Long used in a number of medical specialties, lasers offer a minimally invasive way to treat a variety of benign and malignant conditions. Otolaryngology-head and neck surgery is one of the first areas of surgery to successfully employ a number of types of lasers for medical and cosmetic purposes.
Explore this issue:April 2007
Using light energy or photons to produce a tissue effect, a laser (which is an acronym for Light Amplification by Stimulated Emission of Radiation), consists of three main components: lasing medium, which is either gas or solid; power or excitation source; and mirrors. Popular perception of lasers in otolaryngology may focus on their cosmetic benefit-to resurface a face, reshape a nose-but lasers are more than smoke and mirrors. Their benefit to treat a wide range of benign and malignant otolaryngological conditions is well documented in many studies that show the superiority of lasers over other surgical techniques in terms of hemostatis and edema, in their potential to reduce wound infection, and in their ability to induce less scarring and improve wound healing because of the minimal damage done to surrounding tissue.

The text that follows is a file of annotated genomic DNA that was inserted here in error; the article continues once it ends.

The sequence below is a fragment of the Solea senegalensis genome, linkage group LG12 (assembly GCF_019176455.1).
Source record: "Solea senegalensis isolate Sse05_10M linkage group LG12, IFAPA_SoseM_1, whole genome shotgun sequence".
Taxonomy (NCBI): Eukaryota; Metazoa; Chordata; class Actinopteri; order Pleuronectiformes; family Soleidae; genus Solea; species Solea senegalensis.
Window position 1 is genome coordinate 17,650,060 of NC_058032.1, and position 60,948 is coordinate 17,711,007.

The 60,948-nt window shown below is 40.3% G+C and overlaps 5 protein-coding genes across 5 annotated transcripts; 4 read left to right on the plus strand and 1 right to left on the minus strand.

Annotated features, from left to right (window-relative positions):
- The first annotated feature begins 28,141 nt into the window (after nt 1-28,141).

-Peter C. Belafsky, MD, MPH, PhD